During INDODEFENCE 2014 defence exhibition in Jakarta, Indonesia, a Kongsberg representative showed us a fact sheet about the VL-JSM that emphasized on the following key points::
» US Navy and other navies have a requirement for a new VL missile
» JSM VL is compatible with Mk-41 VLS
» JSM VL is identical to JSM with an attachment mechanism for booster
» [There are] significant synergies between air launched & vertically launched JSM
» Feasibility studies for JSM VL; co-operation Kongsberg, Lockheed Martin, BAE Systems (US)
» Integration with AEGIS is already accomplished through the RNoN Nansen program

     
Navy Recognition was the first to reveal images and (limited) details on the Vertical Launch Joint Strike Missile project when our team stumbled upon a scale model of the anti-ship missile project on the Kongsberg's booth in October last year during the AUSA show. You can read about it here. Kongsberg has since got back to Navy Recognition with some fresh details and an illustration.
Lockheed Martin has provided its MK 41 Vertical Launching System to the U.S. Navy for more than 32 years. The combat-proven system has been deployed by the U.S. and 12 allied navies on 21 ship classes. Picture: Lockheed Martin
     
Contacted by Navy Recognition, a Lockheed Martin MST (the division that produces the MK41 VLS) spokesperson was willing to comment on the launcher exclusively: "[Lockheed Martin] can integrate most missiles with the MK 41 Vertical Launching System pending the missiles meeting technical and safety requirements, and conduct feasibility studies to determine whether a missile can work with the MK41 VLS interface."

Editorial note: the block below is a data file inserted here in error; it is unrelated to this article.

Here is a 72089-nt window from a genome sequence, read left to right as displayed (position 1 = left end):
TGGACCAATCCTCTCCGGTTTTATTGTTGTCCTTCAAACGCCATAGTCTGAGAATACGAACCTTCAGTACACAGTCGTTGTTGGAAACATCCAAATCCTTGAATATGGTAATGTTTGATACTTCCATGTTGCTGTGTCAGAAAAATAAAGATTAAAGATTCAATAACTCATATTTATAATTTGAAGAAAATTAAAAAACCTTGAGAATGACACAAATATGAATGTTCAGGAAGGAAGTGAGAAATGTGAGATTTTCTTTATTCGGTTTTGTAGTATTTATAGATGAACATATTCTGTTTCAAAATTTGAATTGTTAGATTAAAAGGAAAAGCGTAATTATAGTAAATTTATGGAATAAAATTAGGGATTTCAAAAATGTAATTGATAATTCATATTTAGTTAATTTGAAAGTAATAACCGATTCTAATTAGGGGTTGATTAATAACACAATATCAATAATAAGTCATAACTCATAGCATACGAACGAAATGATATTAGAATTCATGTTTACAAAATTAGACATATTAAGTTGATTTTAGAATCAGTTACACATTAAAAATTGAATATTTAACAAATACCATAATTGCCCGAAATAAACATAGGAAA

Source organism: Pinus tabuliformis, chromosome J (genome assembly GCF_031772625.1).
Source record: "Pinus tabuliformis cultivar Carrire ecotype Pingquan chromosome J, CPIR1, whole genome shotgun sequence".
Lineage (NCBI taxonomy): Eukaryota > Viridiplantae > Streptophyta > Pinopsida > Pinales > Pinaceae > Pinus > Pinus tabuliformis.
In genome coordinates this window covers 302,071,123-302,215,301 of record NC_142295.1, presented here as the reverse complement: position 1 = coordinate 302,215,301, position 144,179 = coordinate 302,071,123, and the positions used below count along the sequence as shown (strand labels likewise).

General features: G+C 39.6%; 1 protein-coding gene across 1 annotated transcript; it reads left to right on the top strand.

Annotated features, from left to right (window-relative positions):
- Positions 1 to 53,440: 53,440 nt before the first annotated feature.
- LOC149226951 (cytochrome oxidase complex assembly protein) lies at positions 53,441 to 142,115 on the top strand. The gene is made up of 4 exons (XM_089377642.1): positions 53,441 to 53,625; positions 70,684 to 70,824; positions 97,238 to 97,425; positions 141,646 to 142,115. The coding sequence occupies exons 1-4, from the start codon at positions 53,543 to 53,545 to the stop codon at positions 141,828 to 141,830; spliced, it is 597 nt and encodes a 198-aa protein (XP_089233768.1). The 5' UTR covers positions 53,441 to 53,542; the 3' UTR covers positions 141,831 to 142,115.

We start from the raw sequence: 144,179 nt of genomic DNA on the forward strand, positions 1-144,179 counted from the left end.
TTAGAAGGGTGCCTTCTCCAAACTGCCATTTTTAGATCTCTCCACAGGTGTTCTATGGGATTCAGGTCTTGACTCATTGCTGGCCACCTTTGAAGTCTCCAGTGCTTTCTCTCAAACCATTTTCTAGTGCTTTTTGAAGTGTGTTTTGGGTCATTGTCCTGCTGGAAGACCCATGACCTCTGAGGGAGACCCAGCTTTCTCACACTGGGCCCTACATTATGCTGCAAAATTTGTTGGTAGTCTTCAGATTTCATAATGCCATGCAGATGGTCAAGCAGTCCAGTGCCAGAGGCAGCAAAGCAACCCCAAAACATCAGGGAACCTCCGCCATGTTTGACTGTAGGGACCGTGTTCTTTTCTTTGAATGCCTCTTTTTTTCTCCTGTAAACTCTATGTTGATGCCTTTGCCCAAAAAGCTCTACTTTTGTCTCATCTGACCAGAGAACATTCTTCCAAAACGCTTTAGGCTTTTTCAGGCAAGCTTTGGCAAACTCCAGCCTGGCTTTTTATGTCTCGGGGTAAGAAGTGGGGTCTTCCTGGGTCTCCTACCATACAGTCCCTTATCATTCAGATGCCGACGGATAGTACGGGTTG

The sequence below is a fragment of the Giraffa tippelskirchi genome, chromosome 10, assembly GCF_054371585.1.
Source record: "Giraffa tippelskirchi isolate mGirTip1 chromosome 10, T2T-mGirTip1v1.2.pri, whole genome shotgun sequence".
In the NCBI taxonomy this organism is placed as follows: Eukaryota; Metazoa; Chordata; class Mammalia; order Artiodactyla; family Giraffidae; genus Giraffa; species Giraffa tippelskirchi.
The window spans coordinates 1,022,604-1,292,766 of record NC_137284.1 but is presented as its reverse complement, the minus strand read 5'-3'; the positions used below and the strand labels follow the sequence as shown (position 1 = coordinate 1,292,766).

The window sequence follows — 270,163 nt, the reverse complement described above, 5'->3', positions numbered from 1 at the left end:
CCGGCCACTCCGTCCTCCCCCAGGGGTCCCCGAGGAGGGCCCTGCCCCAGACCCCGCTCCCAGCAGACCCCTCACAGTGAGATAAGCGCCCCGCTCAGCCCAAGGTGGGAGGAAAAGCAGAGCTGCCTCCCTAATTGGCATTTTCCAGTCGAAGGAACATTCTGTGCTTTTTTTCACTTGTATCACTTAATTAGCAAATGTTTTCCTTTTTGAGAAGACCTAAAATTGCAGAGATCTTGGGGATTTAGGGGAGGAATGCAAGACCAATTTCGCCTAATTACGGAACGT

Lockheed Martin MFC (the division that develops the LRASM anti-ship missile) was not willing to comment about the possible competition a VL-JSM could represent.

We also contacted BAE Systems Inc who did not reply to an e-mailed request for comment about their involvment in VL JSM.

It seems that the development of a Vertically Launched variant of the JSM is mainly driven by the potentially large market of the U.S. Navy: The U.S. Navy is expected to replace its surface launched Harpoon anti-ship missiles with the winner of the Offensive Anti-Surface Warfare (OASuW) Increment 2 programme. While Lockheed Martin's LRASM was selected for OASuW Increment 1 in February 2014 (funding for development, test and integration of LRASM on U.S. Navy F/A-18E/F Super Hornet and U.S. Air Force B-1B Lancer strategic bomber) the Increment 2 will address the requirements for an advanced, autonomous, anti-ship missile capable of being launched from the air, surface and sub-surface. In September 2014, the U.S. Navy tested a Kongsberg NSM from USS Coronado (LCS 4). Navy Recognition revealed during an naval defense exhibition in Poland last year that Kongsberg is also working on a submarine launched variant that could answer the OASuW Increment 2 requirements.

As we were pointing out in our October 2014 article, a VL-JSM would be a direct competitor to Lockheed's LRASM Long Range Anti-Ship Missile for OASuW increment 2.

To learn more: Link to NSM/JSM missiles technical datasheet